Tuesday, May 30, 2006

Grow your own pharmacy

I thought I'd share a little of how I became a herbalist and also a little knowledge of some simple herbs that are often overlooked as simply 'weeds'. The article is one I wrote several years ago for an Atlantic gardening magazine. I found the piece the other day and it brought back memories. Click on the image to enlarge it for reading.

Its quite likely that most people are doing this already without even knowing it. Even if you don't have a single plant growing in your garden, its pretty likely that you have a dandelion or two growing in your lawn. Dandelions (Taraxacum officinale) are the much maligned plant of gardens and people are hell bent on destroying them. Yes they multiply like rabbits at a puff of wind, but there are also many things about dandelions that should make you think twice before digging it up, poisoning it or chopping it to pieces with the lawnmower.

Dandelion root and leaf are extremely bitter and are effective in promoting liver function. Dandelion tincture or a salad with young dandelion leaves increase bile production, which in turn, assists with the digestive processing of fat.

If there was one herb that I could choose to take on a journey to the far flung planet of X, it would be dandelion. Its versatility and healing powers make it the king of medicinal and culinary herbs.

Plantain, that broad-leafed plant found in wasteland, fields and lawns, is the layman's antidote to insect stings. The leaves, when crushed or bruised and placed on the sting, will relieve pain and reduce inflammation. Plantain is also great for disinfecting and cleaning minor cuts and scrapes.

Chickweed grows rapidly, winding its way round plants in flowerbed and vegetable gardens. We pull it out by the handful and toss it on the compost heap. But chickweed is an extremely valuable plant. An infusion of chickweed will assist with bronchial coughs and acts as an effective skin wash for eczema and other skin disorders.

The flower bed provides another source of plant medicine. Calendula, that beautiful orange or yellow member of the marigold family is a disinfectant and wound healer. It can treat common cuts and scrapes, athlete's foot and ringworm with antibacterial and antifungal properties. Thyme is a strong antiseptic and expectorant and can help clear a congestive cough. One teaspoon of thyme in a cup of boiling water, drunk two or three times a day while you are sick or it can be used as part of a steam inhalant mix to help reduce congestion.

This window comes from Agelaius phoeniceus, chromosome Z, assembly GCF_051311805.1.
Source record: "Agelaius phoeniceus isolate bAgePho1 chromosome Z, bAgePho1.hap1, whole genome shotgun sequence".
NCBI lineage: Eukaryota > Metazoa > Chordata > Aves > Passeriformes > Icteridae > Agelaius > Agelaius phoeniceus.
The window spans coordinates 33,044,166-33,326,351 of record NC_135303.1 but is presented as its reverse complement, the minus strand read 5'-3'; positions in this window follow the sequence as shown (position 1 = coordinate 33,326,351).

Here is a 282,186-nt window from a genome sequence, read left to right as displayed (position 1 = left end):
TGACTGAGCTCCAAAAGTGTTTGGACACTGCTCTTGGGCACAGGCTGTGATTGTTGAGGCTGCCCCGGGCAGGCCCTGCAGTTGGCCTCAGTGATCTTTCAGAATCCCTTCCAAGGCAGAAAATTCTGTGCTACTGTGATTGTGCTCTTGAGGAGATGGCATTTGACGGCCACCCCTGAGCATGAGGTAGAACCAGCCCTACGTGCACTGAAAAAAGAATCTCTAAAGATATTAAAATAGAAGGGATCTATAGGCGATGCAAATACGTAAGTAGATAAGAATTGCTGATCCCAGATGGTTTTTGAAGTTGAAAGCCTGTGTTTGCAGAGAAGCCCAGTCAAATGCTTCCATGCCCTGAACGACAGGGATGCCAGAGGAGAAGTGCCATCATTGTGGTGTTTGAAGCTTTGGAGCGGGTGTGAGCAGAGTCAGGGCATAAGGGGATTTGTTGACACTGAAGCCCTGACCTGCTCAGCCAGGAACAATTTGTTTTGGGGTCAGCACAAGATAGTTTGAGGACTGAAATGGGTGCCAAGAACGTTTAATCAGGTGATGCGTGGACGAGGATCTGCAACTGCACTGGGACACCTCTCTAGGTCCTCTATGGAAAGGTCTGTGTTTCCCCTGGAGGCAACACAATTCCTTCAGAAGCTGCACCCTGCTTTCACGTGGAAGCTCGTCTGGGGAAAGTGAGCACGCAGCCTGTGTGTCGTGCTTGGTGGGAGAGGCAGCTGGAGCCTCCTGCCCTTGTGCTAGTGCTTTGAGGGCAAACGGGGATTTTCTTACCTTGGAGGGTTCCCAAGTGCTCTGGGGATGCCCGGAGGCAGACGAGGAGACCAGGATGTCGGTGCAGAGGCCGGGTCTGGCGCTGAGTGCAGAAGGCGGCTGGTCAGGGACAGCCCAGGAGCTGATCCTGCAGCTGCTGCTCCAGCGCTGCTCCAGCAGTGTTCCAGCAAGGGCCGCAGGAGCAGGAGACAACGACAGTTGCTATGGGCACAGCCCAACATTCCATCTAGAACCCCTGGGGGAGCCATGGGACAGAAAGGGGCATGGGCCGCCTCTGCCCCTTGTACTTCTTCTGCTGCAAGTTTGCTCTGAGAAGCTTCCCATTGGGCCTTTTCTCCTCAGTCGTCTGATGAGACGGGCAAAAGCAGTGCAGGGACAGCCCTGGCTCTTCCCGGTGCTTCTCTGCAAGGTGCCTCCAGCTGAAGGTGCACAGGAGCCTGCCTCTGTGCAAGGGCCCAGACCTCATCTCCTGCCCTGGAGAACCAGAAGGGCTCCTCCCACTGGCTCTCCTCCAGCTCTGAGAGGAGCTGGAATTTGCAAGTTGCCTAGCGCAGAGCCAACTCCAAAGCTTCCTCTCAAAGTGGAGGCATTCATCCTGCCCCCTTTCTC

A good starter kit for herbal home remedies includes many common plants found in your own garden or easily obtained form a nursery or herbalist. Safe use of home remedies is assured by using only herbs that are recommended and never collecting or growing your own herbs unless you are certain of their identification. Always stick to recommended doses. Self-diagnosis and medication can be safe if simple rules are followed. More than 90 percent of all illnesses taken to doctors are simple conditions that can be treated at home - just look at the 'over the counter' drugs available at your local pharmacy to treat nearly any symptom you can present. Coughs, colds, indigestion, muscular aches and pains, headache, insomnia, insect bites, eczema and so on. All these can be treated with herbs.

Technorati tags: , , ,


Mireille Sampson said...

Here's one that doesn't often come up: California Poppy. Best herbal sleep medicine I've come across - and my other half has often tended towards insomniac. I used to make a tincture of it using vodka and the flowers and green bits. Other half found it even better than Valerian. Quite pretty things to have in the garden too.

Jeanette Jobson said...

Yes, I've grown those too Mireille, they are a very effective relaxant and pain killer too. And they're just so pretty as flowers, so bright and cherry.

SkylarKD said...

Very interesting! We've just started gardening this year, and planted a few herbs for cooking with, but maybe I'll look into medicinal herbs as well.